19. Jan 8, 2004 #18

    NateTG

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    QM is quite good at making predictions. And it makes strong predictions about the results of those measurements. So unless you want to postulate some new type of interaction between the measuring equipment and the particle, you're essentially throwing away QM.

    If what I'm suggesting doesn't seem applicable, and you can give a more detailed example of what you mean, I would love to look at it.
     
  20. Jan 8, 2004 #19

    NateTG

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    Well, since Bell's theorem is more mathematics than physics, the notion of AC is not so far fetched there.

    Similarly, if you choose the 'shut up and calulate' option, there's no reason not use the AC since interpretation is not necessary.

    I like the 'unmeasurable' approach to the problem because it provides a (for me) simple model of particle state which demonstrates that there is no communication between entangled particules. Since there is a model that demonstrates no communication, I can conclude that the nonlocal phenomena that described in the EPR paradox are an artifact of the model.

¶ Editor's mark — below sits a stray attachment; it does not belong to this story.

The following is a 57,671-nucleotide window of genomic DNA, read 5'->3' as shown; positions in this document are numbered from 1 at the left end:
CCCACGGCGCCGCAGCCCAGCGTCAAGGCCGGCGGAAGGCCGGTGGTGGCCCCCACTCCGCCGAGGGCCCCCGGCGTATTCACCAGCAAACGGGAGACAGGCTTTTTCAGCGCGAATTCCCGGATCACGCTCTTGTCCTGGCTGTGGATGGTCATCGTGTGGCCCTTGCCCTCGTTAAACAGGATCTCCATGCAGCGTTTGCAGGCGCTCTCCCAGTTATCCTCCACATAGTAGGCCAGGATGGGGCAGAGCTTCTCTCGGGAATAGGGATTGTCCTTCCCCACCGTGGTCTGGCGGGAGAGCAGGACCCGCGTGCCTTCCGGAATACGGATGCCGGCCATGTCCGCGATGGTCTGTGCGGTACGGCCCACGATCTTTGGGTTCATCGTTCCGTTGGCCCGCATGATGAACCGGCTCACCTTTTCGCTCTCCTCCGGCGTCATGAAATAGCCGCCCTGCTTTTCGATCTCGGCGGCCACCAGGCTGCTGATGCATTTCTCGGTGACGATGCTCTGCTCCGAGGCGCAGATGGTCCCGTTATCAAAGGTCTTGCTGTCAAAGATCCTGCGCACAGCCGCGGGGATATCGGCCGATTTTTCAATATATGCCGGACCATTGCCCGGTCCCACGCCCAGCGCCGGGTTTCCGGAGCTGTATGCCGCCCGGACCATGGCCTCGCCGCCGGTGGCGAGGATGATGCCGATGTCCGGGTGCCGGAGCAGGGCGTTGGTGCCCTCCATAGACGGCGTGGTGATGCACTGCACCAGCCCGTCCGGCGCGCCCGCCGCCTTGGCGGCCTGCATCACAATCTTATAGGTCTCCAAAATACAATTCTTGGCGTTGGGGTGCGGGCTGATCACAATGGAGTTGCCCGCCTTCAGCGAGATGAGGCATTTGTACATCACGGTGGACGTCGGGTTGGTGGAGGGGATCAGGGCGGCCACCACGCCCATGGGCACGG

From the descriptions on the web, I guess that the consistent histories approach leads to the same conclusion.
     
  21. Jan 8, 2004 #20
    NateTG,

    QM is quite good at making predictions. And it makes strong predictions about the results of those measurements. So unless you want to postulate some new type of interaction between the measuring equipment and the particle, you're essentially throwing away QM.

    The particular thing I'm talking about goes into/brings out the differences between particle VS amplitudes. It's nothing new, and nothing I thought of orginally. It'll take a while to go through and pull out the necessary info. I might be able to post something on it tonight, if not tommorrow.